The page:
Eschaton, as imagined, is played over six tennis courts dotted with dirty clothing chosen to represent real-life objects (shoes stand in for nuclear submarines) of strategic importance arranged in a 3x2 pattern. The object of the game is to survive with the most items of value (think: civilian population centers, power plants, etc.).
According to very strict rules, probabilities and such, players lob tennis balls (Intercontinental Nuclear Missiles) at enemy targets. Alliances and pacts can form at will. And at the center rests a boy who changes hats from red to white to propeller-style pending the degree of worldwide nuclear peril.
Our version of the game is a bit simpler because none of Pille’s friends are tennis prodigies. Instead of lobbing, we can just throw the tennis balls. And the complicated process of allotting warheads and using calculus is simplified. At first, that seemed like a mistake. Things are going slowly, really slowly. The fanatic is reciting from her Infinite Jest bible. And all of the dice throwing and political science-style escalation stuff slows down the action (you must be at DEFCON 1 to launch your missiles in the game ... we all started at DEFCON 5).
We are split into two blocs: East (comprised of the USSR and Warsaw Pact) and West (U.S.A. and NATO) with Israel freelancing (but expected to line-up with the West). Given the situation—set in 1984, a CIA op goes terribly wrong in East Berlin, the agents kill the entire leadership of Communist East Germany and declare themselves heads of the East German Government—I expected fireworks.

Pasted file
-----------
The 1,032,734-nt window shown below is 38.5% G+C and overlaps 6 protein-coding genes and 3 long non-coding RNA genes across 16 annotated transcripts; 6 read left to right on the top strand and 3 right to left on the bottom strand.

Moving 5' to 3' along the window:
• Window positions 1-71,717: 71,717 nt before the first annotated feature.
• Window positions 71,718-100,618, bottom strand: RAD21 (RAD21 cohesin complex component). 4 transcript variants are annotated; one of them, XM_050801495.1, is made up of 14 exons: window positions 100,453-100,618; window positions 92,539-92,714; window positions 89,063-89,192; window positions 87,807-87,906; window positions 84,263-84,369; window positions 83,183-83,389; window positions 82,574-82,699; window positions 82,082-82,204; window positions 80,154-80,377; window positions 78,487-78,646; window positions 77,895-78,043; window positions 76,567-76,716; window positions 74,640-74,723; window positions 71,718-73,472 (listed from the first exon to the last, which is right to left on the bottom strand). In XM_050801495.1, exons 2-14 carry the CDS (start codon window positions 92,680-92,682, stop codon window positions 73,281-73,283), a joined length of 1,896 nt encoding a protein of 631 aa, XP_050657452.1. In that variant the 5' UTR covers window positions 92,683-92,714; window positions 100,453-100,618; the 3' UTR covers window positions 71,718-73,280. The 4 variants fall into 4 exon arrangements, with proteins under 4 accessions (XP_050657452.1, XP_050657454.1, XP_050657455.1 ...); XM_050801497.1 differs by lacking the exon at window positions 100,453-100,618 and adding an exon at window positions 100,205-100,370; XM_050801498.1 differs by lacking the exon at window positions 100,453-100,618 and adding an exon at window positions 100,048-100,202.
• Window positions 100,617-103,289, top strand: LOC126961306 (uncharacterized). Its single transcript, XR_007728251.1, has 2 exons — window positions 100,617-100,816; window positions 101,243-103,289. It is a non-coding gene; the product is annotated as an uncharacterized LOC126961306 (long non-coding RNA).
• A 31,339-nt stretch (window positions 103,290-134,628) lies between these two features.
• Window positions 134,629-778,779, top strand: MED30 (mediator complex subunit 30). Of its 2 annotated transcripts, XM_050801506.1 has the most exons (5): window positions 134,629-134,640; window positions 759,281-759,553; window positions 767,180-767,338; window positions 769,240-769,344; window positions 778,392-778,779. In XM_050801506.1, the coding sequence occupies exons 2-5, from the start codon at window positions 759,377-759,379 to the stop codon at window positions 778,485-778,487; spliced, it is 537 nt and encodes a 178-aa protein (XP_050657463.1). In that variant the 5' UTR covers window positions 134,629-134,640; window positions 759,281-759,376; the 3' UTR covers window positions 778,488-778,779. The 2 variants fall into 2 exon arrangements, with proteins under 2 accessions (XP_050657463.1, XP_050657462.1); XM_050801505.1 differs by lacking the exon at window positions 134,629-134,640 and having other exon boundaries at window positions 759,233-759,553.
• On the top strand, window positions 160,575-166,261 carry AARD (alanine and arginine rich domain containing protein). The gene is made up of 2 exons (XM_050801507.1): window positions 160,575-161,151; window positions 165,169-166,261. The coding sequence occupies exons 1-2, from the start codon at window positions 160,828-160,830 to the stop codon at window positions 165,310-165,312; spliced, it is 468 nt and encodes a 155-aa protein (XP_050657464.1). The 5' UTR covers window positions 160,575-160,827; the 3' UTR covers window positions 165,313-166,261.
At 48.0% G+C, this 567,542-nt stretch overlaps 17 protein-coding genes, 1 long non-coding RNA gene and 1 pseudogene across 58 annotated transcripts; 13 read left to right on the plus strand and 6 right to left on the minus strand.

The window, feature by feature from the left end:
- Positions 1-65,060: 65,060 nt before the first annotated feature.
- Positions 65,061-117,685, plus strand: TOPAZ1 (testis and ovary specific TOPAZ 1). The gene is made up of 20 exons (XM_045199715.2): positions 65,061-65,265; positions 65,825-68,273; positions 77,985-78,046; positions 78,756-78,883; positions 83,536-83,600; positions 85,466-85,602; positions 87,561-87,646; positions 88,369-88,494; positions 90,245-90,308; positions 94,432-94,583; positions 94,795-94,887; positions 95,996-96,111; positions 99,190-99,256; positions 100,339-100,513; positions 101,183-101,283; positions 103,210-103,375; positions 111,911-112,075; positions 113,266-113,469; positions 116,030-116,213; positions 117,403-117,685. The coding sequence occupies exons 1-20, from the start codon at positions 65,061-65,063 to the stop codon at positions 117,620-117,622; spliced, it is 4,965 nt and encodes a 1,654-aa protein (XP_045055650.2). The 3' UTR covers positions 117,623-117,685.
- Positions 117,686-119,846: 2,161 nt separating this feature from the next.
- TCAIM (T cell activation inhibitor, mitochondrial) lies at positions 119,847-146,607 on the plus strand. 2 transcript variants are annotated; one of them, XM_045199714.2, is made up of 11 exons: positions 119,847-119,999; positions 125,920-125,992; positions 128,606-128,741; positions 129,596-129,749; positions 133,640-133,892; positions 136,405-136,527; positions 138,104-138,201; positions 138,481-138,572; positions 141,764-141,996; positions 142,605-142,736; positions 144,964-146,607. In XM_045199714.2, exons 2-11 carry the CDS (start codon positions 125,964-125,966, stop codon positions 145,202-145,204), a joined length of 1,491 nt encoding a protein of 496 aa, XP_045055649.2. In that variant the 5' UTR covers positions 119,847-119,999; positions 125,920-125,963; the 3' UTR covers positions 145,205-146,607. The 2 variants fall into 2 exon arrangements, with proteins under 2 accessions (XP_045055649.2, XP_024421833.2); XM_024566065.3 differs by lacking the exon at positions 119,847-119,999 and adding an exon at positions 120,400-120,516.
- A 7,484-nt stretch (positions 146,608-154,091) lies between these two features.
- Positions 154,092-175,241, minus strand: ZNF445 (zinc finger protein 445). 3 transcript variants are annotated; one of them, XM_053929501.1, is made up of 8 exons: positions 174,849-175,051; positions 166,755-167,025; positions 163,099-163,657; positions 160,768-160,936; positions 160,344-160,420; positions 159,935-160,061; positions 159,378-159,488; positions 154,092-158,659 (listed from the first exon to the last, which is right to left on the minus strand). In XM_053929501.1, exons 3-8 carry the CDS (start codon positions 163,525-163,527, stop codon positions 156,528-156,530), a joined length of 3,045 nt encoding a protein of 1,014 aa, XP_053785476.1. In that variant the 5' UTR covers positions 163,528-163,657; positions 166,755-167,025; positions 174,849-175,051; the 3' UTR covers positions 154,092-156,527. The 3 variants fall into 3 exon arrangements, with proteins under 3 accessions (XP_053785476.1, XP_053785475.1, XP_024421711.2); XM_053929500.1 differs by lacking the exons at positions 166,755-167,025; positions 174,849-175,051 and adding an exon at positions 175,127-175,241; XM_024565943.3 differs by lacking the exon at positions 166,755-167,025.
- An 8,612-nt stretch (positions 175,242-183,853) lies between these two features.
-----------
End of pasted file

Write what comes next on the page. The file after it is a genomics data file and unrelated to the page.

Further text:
But calm prevails—at first. I (the acting prime minister of Israel) have the first turn and elect to drop down to DEFCON 3. The others follow suit—but go no further. For a while, there is some high-level communication between the U.S.A and the Soviets. They're trying to keep the peace.
Not much was happening with all of the diplomacy. So I decided to mix things up by dropping down to DEFCON 1. People got worried. But they were also laughing. Israel had an allotment of five nukes, a pittance compared to the USSR’s 20. What was I going to do?
More than they imagined. Using my secret weapon, my Mossad infiltration team, I walk over to Washington, and drop a tennis ball. Washington: gone.
Meanwhile, the other teams are at DEFCON 3 and will need to drop down to DEFCON 1 before announcing their intentions to fire missiles. Moreover, I put the U.S. a step behind. Because I hit their capital, their communications are impaired, and they cannot fire for two rounds, as per the rules.
Needless to say, the peace didn’t last for long. Nor did the game. The fanatic has disappeared from the Web. The people who offered to drive up from Omaha never showed. Pille received a few emails about his rulebook, but they’ve died down. The game was as fun as Pille imagined it to be, but he hasn’t played in years. All that remains is a video produced co-creater of Parks and Recreation.
He hasn't had enough interest or people. "Even though I tried to simplify Wallace's rules a bunch (since being ridiculously overcomplicated was part of his joke), even my simplified version was kind of on the outer edge of actually being playable," he wrote. "The big winner was my dog, who is still working her way through the tennis ball bounty."